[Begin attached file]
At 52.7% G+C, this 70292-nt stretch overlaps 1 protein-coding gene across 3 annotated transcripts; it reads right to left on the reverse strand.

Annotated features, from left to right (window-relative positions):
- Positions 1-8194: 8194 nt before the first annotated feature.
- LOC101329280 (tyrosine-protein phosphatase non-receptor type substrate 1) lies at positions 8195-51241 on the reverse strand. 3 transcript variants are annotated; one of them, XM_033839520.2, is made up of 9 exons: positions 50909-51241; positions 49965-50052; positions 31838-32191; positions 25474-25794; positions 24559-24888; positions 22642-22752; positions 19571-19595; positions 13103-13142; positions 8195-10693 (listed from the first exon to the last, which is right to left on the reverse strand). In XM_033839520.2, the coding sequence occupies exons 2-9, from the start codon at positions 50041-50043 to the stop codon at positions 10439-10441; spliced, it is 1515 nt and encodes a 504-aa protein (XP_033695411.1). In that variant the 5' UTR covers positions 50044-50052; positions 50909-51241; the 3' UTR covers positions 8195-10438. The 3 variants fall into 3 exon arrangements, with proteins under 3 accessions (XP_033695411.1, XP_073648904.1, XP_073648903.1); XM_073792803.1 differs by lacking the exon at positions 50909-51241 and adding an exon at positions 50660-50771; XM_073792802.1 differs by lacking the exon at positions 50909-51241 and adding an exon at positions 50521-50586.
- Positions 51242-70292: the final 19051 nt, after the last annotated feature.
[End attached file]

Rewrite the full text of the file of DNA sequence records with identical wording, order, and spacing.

At 52.7% G+C, this 70292-nt stretch overlaps 1 protein-coding gene across 3 annotated transcripts; it reads right to left on the reverse strand.

Annotated features, from left to right (window-relative positions):
- Positions 1-8194: 8194 nt before the first annotated feature.
- LOC101329280 (tyrosine-protein phosphatase non-receptor type substrate 1) lies at positions 8195-51241 on the reverse strand. 3 transcript variants are annotated; one of them, XM_033839520.2, is made up of 9 exons: positions 50909-51241; positions 49965-50052; positions 31838-32191; positions 25474-25794; positions 24559-24888; positions 22642-22752; positions 19571-19595; positions 13103-13142; positions 8195-10693 (listed from the first exon to the last, which is right to left on the reverse strand). In XM_033839520.2, the coding sequence occupies exons 2-9, from the start codon at positions 50041-50043 to the stop codon at positions 10439-10441; spliced, it is 1515 nt and encodes a 504-aa protein (XP_033695411.1). In that variant the 5' UTR covers positions 50044-50052; positions 50909-51241; the 3' UTR covers positions 8195-10438. The 3 variants fall into 3 exon arrangements, with proteins under 3 accessions (XP_033695411.1, XP_073648904.1, XP_073648903.1); XM_073792803.1 differs by lacking the exon at positions 50909-51241 and adding an exon at positions 50660-50771; XM_073792802.1 differs by lacking the exon at positions 50909-51241 and adding an exon at positions 50521-50586.
- Positions 51242-70292: the final 19051 nt, after the last annotated feature.